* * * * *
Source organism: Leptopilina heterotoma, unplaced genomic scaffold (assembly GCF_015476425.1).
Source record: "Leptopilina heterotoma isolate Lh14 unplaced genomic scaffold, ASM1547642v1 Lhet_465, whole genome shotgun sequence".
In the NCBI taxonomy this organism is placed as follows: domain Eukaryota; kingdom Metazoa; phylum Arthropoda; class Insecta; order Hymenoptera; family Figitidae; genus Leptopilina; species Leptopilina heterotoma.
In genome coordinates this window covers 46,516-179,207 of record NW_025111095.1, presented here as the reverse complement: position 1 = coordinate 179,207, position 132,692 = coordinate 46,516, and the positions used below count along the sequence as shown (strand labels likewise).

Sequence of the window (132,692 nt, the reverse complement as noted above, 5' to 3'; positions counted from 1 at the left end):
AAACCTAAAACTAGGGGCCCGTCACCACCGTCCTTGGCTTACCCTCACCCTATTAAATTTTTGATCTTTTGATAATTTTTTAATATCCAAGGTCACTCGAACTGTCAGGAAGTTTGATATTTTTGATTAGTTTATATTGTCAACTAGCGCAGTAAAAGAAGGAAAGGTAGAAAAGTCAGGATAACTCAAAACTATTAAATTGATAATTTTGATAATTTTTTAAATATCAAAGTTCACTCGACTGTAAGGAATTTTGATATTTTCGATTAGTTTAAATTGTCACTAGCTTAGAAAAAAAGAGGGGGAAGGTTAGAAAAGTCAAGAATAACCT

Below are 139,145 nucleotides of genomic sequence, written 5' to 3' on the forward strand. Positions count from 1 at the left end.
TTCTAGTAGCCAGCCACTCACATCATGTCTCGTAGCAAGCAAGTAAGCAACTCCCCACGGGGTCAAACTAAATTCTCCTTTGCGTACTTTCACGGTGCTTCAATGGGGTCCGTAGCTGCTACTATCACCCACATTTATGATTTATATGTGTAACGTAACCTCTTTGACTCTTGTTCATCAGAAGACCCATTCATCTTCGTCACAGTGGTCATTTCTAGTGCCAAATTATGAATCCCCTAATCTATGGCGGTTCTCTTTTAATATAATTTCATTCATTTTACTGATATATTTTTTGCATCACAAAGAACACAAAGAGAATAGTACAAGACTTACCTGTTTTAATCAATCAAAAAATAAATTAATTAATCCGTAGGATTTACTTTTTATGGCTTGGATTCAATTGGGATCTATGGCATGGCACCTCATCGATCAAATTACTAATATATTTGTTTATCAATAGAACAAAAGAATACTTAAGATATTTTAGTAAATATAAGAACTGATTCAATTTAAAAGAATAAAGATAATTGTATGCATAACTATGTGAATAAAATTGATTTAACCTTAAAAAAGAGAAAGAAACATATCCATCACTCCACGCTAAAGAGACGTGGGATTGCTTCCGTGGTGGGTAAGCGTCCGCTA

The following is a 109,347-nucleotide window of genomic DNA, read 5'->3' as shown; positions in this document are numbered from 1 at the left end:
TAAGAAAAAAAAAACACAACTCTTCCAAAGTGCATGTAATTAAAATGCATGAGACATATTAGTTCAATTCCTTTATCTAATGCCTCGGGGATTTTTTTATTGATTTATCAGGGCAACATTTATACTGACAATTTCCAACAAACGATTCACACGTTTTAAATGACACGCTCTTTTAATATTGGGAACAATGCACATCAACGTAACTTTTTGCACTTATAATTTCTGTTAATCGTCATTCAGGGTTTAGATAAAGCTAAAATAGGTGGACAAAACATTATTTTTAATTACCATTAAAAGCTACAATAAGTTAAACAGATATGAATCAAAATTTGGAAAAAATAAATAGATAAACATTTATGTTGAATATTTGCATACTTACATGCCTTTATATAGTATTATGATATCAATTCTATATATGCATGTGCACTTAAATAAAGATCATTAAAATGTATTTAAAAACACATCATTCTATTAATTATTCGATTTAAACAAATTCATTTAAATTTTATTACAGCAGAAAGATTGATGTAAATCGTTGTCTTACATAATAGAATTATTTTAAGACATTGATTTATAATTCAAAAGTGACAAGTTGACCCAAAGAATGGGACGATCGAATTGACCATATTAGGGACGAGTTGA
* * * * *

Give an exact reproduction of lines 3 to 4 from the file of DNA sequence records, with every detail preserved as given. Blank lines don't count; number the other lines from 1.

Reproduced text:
In the NCBI taxonomy this organism is placed as follows: domain Eukaryota; kingdom Metazoa; phylum Arthropoda; class Insecta; order Hymenoptera; family Figitidae; genus Leptopilina; species Leptopilina heterotoma.
In genome coordinates this window covers 46,516-179,207 of record NW_025111095.1, presented here as the reverse complement: position 1 = coordinate 179,207, position 132,692 = coordinate 46,516, and the positions used below count along the sequence as shown (strand labels likewise).